Climbing the Corporate Ladder, Beware the Dark Side

Last Updated May 13, 2011 7:52 PM EDT

Climbing the Corporate Ladder, Beware the Dark SideWhen I graduated from college in 1980, I never imagined that, in addition to the American dream, corporate America would offer so many tempting opportunities to break civil and criminal law.

Insider trading, stock option backdating, accounting fraud, securities fraud, breaching fiduciary duty, embezzlement, leaking confidential or classified information, RICO, it's a long and scary list. But the scariest thing about it is that, at the time, it doesn't feel like you're crossing a line. It feels like business as usual.

Thinking back on it, not one person ever sat me down and said, don't do it. Well, somebody should have. And, since not too many former executives are willing to go on the record about this sort of thing, I decided to do for you what nobody did for me.

But before we get to that, let me tell you a story about a technology analyst I once knew who later became one of the richest men in America and now, will likely spend the rest of his life behind bars.

Yesterday, Galleon chief Raj Rajaratnam was convicted on 14 counts of securities fraud and conspiracy as the top guy in the biggest insider trading scandal in history. And while the billionaire hedge-fund manager isn't the only person I've known to "cross the line," he is certainly the most infamous.

You see, I knew Raj in another life, when he was president of investment bank Needham & Company in the 90s. We were both in our 30s. I can remember, after presenting at a Needham technology conference in Silicon Valley, Raj coming up to me to tell me he was leaving to run a hedge fund.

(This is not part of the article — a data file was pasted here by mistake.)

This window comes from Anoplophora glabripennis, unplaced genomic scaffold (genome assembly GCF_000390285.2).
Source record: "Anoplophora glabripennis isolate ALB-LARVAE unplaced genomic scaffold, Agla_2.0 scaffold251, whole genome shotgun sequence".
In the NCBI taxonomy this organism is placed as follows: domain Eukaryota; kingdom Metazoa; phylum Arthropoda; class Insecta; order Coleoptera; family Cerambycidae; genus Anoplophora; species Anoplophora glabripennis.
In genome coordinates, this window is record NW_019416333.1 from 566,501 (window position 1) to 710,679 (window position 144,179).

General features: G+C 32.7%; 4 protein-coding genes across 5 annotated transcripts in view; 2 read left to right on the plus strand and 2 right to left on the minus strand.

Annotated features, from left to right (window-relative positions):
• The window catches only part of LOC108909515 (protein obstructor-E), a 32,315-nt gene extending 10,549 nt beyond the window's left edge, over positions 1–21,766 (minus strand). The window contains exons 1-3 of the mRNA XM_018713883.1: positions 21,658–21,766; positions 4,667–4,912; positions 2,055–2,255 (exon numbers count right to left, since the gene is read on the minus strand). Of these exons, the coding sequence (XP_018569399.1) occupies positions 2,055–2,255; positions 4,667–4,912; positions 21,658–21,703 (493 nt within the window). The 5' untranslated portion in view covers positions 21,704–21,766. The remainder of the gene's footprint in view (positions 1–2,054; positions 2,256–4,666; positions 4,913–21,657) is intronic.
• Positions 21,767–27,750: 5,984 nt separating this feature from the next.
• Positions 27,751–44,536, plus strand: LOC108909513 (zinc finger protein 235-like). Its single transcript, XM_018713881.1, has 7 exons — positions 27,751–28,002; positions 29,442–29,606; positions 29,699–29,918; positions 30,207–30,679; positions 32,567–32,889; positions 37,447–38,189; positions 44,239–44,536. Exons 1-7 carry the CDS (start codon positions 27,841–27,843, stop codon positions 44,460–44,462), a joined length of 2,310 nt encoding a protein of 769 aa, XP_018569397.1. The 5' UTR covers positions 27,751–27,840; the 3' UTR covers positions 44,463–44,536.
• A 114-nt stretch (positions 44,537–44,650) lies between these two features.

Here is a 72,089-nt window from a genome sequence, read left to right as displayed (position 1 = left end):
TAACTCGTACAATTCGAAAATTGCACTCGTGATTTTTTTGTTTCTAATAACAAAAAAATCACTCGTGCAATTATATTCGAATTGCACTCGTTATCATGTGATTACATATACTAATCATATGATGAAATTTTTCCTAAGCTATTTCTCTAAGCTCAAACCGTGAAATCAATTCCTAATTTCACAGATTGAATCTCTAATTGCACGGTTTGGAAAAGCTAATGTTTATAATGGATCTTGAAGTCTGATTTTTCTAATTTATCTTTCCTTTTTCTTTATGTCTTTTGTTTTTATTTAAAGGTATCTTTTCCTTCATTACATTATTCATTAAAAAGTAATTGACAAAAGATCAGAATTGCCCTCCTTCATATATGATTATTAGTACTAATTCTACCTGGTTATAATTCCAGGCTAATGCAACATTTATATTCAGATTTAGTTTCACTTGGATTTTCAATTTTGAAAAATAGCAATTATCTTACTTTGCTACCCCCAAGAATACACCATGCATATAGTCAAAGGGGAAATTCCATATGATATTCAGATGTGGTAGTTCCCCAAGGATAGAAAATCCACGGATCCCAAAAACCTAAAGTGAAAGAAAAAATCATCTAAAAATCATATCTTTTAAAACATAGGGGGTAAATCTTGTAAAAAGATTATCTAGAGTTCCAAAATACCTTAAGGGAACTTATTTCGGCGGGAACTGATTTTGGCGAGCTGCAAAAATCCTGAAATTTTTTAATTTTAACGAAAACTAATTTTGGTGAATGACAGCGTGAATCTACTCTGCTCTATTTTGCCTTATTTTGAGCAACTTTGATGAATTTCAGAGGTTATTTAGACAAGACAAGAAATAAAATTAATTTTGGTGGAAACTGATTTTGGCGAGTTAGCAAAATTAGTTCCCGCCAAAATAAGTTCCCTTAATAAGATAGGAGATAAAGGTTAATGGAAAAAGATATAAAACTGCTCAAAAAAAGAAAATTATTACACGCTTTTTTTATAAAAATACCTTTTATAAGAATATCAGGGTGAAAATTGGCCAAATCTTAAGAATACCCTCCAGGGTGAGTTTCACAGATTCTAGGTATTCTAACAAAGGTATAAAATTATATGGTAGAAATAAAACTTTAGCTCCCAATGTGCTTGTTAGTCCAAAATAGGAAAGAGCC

I remember him being excited about it, but I had no idea why. At the time, I didn't even know what a hedge fund was.

Needless to say, I've had no contact with Raj or anyone associated with him since or I wouldn't be writing this story, that's for sure. But as the Galleon insider trading scandal unfolded, as the SEC charged one top executive after another from big-name firms like Intel, IBM, AMD, and McKinsey, the only thing that surprised me was the overwhelming abundance of wire tap evidence.

As if that wasn't enough, Rajat Gupta, the former head of McKinsey and board director of Goldman Sachs and Procter & Gamble, was charged in a civil action by the SEC with passing inside information on Berkshire Hathaway's plan to invest $5 billion in Goldman to Rajaratnam, just before it was made public. Now that's a big fish caught in the net, I thought.

So, why wasn't I surprised by all this? I mean, these were supposed to be smart, savvy people, the cream of the crop.

Well, if you look at the sheer number of senior executives involved in the Galleon operation and the breadth of wire tap evidence the feds have on them - I mean, 19 of 26 defendants have already pled guilty in the criminal case - it's clear that, to them, this must have felt like business as usual.

No, it's not an excuse, but it is sad and tragic. Most importantly, it serves as a giant red warning flag for everyone fast-tracking their way up the corporate ladder and even those of you who are already there.

Committing white collar crime doesn't always feel as if you're crossing a line. It's more like a gentle slope that becomes more and more slippery over time.

If - like me - you grew up with parents who made a point of drilling work ethic deep into your young and impressionable mind, then you don't need to hear this. For everyone else, the message is simple:

Regardless of how it may seem at the time, it is crossing a line. And once you cross it, you can never cross back. Try to remember that when the opportunities arise, as they surely will.

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